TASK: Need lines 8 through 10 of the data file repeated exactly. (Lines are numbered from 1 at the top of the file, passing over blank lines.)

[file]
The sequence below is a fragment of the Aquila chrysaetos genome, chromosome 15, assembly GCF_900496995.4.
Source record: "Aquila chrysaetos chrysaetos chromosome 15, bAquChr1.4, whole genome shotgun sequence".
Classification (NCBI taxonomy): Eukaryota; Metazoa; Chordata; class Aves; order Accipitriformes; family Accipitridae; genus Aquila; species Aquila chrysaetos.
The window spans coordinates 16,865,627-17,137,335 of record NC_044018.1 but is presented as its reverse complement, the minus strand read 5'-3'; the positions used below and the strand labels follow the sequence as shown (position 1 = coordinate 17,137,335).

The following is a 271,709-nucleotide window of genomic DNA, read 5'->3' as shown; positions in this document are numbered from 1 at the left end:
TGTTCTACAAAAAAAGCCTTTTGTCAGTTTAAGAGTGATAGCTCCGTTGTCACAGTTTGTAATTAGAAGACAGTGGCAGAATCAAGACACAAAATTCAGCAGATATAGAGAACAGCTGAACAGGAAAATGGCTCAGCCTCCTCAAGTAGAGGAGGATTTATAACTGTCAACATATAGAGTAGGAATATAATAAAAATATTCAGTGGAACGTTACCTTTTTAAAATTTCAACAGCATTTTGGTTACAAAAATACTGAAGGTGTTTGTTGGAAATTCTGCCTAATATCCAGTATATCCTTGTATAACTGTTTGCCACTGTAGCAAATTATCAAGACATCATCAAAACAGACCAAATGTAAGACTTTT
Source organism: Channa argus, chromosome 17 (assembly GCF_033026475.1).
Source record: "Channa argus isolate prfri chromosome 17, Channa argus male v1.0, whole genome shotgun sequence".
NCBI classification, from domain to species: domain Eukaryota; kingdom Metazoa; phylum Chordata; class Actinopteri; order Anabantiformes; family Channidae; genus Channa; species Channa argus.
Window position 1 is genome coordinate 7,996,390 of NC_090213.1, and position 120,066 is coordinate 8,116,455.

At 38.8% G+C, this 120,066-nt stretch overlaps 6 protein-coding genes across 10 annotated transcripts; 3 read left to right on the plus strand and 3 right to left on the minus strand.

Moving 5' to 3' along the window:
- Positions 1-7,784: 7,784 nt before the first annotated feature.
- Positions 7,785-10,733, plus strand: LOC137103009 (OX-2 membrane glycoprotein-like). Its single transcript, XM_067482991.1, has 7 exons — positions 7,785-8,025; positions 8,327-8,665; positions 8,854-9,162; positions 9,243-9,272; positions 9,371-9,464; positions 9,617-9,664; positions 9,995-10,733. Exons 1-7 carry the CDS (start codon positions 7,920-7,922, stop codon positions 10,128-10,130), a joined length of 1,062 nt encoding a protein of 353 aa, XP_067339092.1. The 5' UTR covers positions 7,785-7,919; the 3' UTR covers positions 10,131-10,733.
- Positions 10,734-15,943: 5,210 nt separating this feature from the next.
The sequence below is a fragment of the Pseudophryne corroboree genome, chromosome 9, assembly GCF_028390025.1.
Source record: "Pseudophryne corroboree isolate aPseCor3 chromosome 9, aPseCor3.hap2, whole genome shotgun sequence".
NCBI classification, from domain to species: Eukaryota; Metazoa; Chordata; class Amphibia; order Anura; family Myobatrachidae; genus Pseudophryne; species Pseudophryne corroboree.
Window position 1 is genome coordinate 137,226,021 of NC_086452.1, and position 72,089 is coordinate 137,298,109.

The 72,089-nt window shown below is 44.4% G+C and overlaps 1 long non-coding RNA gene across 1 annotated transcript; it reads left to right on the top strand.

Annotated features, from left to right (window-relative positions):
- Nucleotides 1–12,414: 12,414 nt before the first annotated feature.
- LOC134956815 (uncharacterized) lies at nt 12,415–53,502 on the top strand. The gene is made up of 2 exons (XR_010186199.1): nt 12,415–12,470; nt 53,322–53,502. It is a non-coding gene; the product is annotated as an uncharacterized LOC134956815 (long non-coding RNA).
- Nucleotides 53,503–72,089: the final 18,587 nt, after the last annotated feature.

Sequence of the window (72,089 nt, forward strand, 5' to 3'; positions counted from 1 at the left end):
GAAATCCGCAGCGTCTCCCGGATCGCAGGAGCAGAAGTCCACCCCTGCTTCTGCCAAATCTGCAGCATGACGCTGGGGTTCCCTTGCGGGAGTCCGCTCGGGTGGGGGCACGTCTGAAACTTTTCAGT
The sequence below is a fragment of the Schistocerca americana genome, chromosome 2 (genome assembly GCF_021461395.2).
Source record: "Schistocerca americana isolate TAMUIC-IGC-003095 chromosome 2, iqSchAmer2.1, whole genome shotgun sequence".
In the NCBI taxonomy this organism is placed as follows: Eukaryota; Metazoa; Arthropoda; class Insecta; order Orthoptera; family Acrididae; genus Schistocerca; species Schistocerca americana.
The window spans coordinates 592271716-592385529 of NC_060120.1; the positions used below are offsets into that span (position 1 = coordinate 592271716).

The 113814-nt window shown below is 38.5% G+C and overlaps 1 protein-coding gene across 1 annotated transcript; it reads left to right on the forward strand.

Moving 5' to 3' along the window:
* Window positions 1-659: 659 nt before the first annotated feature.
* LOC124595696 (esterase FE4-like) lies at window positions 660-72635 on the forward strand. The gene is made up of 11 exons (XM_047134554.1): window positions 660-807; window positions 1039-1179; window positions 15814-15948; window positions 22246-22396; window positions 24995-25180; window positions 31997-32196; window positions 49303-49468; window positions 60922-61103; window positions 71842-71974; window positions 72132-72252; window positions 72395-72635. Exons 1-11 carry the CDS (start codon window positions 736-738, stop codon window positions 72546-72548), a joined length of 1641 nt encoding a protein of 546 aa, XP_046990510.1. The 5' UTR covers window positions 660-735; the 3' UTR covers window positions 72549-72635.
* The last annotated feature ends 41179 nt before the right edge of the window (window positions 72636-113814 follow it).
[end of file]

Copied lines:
Source record: "Channa argus isolate prfri chromosome 17, Channa argus male v1.0, whole genome shotgun sequence".
NCBI classification, from domain to species: domain Eukaryota; kingdom Metazoa; phylum Chordata; class Actinopteri; order Anabantiformes; family Channidae; genus Channa; species Channa argus.
Window position 1 is genome coordinate 7,996,390 of NC_090213.1, and position 120,066 is coordinate 8,116,455.